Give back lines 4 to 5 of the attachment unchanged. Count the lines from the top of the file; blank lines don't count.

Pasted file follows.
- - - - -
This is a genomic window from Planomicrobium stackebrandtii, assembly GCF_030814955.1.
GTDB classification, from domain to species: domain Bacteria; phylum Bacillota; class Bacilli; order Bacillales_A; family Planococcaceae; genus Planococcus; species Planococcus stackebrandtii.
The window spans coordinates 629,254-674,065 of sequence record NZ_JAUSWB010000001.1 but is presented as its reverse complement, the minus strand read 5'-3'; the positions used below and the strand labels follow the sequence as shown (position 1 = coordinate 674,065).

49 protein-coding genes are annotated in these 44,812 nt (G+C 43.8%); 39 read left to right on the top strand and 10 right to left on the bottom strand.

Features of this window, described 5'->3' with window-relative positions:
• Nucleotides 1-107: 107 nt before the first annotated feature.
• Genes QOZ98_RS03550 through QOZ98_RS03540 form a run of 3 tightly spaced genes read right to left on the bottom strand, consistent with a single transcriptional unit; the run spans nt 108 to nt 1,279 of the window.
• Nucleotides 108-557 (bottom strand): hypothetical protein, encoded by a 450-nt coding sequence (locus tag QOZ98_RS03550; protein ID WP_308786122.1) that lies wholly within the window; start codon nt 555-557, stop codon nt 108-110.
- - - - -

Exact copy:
49 protein-coding genes are annotated in these 44,812 nt (G+C 43.8%); 39 read left to right on the top strand and 10 right to left on the bottom strand.

Features of this window, described 5'->3' with window-relative positions: